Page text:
The US has experienced a greater number of school shootings at the start of this school year than any other year, with incidents tracked.
And a growing number of attacks, such as one at a Texas high school this week in which four people were injured, are tied to fights between young people.
Since the beginning of September, the country has experienced 64 on-campus gun incidents, with 23 responsible for the escalation of controversies, according to The Center for Homeland Defense and Security’s K-12 school shooting database.
“What we’re seeing is a massive increase in gun violence on school campuses,” said David Ridgeman, principal investigator for the K-12 school shooting database.
“As children return to school, a lot of the violence is representative of the increase in gun violence that we are seeing across the country,” he said.
More than 50 incidents have been attributed to the escalation of controversies so far in 2021, compared to 23 for the pandemic-disrupted 2020 calendar year and 49 in 2019.
Where school shootings are often thought to refer to planned attacks, such as the 1999 Columbine High School massacre or the 2018 Marjorie Stoneman Douglas High School mass shooting, in which gunmen indiscriminately target victims through multiple locations, the recent campus Mass shootings have been fueled by random acts of rampant violence.
Authorities say it happened Wednesday morning, when Timothy George Simpkins, an 18-year-old student at Timberview High School in Arlington, Texas, allegedly opened fire after a fight in the classroom.
According to police, a week earlier, on September 30, in Memphis, Tenn., a 13-year-old boy shot another student during a fight in the stairwell of his school.
The 13-year-old victim was also shot in the stomach in that shooting and is expected to recover. The suspect, meanwhile, fled the school grounds and later turned himself in after being searched by the police.
20 in Newport News, Va., on September 20, in which police said a 15-year-old boy pulled a gun from his waistband and fired several shots at another student as a fight broke out in their main hallway. High School.
Two students were injured: a 17-year-old boy was shot in the face and a 17-year-old girl was shot in the leg.
Ridgeman said that apart from instances where students suddenly drew firearms during fights, some of these shooting incidents have also been linked to gangs.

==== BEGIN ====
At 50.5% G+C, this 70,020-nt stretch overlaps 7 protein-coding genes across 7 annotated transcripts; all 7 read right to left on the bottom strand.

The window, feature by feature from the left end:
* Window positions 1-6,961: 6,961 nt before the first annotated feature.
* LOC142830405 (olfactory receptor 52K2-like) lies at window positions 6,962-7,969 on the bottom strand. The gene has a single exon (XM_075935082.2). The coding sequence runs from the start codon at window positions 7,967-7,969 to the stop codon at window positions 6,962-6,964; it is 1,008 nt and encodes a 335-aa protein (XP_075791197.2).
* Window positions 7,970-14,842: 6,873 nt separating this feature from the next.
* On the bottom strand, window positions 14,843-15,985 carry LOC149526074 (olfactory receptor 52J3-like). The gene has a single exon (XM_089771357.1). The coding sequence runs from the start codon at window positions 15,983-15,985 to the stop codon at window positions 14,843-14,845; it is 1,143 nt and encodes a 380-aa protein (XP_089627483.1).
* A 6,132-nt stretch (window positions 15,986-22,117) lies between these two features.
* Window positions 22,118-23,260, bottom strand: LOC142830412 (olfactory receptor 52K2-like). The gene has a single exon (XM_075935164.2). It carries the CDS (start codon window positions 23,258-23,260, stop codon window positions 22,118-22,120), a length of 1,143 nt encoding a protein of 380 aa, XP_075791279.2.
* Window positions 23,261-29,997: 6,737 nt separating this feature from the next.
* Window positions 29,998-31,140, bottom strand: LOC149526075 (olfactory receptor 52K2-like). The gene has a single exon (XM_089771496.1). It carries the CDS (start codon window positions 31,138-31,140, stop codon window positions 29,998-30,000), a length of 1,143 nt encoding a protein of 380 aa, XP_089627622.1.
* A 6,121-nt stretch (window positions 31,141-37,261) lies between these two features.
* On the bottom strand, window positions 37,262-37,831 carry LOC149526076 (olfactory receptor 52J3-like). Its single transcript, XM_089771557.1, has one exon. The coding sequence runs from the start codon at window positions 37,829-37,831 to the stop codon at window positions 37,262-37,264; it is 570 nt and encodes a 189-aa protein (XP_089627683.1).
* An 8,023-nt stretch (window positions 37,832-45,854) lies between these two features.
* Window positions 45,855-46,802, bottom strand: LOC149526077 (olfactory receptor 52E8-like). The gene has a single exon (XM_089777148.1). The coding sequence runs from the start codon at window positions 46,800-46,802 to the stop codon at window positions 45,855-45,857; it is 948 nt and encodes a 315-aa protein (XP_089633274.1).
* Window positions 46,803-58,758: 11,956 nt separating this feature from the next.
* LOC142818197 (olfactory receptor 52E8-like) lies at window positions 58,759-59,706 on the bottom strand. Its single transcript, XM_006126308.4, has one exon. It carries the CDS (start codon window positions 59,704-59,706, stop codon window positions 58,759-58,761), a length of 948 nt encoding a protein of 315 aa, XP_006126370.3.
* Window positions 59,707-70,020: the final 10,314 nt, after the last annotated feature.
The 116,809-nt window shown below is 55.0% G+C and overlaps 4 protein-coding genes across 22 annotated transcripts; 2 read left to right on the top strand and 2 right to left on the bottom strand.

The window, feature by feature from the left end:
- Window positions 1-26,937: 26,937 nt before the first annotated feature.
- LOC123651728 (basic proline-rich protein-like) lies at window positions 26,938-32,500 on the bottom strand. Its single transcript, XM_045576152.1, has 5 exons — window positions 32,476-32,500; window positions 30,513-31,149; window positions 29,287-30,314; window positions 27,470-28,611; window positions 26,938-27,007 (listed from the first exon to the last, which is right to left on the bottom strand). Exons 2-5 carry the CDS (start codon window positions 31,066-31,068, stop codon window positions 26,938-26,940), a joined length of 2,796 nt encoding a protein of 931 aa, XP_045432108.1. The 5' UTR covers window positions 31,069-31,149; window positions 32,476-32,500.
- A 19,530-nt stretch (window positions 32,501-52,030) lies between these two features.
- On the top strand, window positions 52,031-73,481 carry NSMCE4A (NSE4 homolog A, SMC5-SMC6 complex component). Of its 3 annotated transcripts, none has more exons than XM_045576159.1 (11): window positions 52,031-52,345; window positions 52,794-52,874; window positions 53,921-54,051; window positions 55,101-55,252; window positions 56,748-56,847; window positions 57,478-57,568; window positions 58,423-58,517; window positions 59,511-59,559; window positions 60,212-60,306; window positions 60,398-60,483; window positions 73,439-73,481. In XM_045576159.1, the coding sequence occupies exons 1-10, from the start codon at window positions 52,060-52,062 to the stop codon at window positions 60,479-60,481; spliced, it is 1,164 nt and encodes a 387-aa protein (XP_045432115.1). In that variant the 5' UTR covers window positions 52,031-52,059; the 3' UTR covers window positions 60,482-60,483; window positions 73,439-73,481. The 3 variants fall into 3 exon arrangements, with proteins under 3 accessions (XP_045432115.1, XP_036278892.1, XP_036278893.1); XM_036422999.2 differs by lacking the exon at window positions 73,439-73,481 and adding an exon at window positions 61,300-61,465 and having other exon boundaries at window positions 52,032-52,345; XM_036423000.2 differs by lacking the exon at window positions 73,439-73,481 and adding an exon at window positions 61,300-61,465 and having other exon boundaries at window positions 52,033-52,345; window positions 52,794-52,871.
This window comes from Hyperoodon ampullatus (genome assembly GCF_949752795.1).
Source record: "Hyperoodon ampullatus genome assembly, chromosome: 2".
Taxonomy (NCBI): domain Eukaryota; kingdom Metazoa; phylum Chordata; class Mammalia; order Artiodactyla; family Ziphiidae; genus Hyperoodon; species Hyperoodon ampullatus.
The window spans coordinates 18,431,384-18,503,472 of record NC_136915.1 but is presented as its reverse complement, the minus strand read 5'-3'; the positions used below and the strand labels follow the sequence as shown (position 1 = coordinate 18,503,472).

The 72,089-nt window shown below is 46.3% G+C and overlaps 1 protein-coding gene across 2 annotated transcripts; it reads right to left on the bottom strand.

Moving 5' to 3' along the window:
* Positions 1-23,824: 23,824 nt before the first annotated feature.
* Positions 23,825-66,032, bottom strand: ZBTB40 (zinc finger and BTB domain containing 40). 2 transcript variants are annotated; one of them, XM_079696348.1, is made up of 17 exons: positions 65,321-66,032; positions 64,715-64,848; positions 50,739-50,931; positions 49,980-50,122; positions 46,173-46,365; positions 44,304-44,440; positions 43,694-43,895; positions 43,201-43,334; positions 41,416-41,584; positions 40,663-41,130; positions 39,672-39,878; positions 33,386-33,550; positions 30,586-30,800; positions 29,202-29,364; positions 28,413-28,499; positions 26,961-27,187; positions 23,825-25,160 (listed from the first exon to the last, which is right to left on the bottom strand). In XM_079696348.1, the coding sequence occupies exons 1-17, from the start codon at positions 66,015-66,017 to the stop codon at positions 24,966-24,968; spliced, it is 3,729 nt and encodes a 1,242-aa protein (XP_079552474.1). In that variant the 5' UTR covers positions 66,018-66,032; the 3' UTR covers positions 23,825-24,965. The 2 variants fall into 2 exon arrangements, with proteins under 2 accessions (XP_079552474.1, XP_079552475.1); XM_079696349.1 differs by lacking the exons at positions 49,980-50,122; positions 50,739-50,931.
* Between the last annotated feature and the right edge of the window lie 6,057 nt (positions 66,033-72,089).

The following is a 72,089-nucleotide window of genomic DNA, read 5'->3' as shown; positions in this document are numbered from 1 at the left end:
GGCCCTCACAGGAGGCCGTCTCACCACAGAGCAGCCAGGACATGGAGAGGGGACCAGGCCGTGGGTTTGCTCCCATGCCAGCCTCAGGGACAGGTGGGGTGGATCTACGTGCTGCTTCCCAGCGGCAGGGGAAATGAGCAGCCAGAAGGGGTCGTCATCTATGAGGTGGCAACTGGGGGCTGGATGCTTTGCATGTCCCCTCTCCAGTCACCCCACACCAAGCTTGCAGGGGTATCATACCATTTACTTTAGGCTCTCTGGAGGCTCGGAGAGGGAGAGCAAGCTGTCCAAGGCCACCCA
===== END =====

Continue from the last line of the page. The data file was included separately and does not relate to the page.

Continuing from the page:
For example, officers blamed gang rivalry for a shooting at a South Los Angeles high school during a brawl on September 2, in which a 17-year-old student was injured.
A lawyer speaking for Simpkins, the accused Timberview gunman, tried to differentiate in a press conference Thursday that the incident was not a “standard issue school shooting.”
“There have been shootings in many schools in this country which is sad. All school shootings are tragic,” said civil rights lawyer Kim T. Cole said. “However, in this situation, it was not someone who just went out to a school and shoot and made up his mind. [and said,] ‘You know, I’m upset and I shoot everyone I see.'”
However, experts and officials say that whatever the reason for the shootings, the incidents can have traumatic effects for the students.
“These isolated incidents still have a profound impact on all students and schools,” Ridgman said.
For example, a teacher at Timberview High School detailed to The Post how her students were forced to put up barricades on their classroom doors, and how some were left in tears during the lockdown .
George Parker, the superintendent of Newport News Public Schools in Virginia, also described how upsetting the shooting was for students and staff.
Parker later said, “Just looking at the faces of our students and how scared they were in these situations, and the staff outside, “no one would want to go through these situations.”
The troubling trends emerging from K-12 school shooting database statistics parallel data created by the nonprofit Everytown for Gun Safety, which counted 30 incidents of gunfire on school grounds between August 1 and September 15, In which five people were killed and 23 injured.
This was the largest number recorded in the same period since the organization began tracking bullets on school grounds in 2013.
It may take years for researchers to determine why more youth are apparently bringing and firing guns on school grounds, but experts agree that the trends follow similar social patterns, Those have been attributed to a number of reasons, including the toll of the coronavirus pandemic and a surge in firearm purchases.
“We’re in that trend right now and it’s hard to come up with an explanation,” Ridgman said. “What we do know is that gun violence is on the rise on school campuses in every demographic and region.”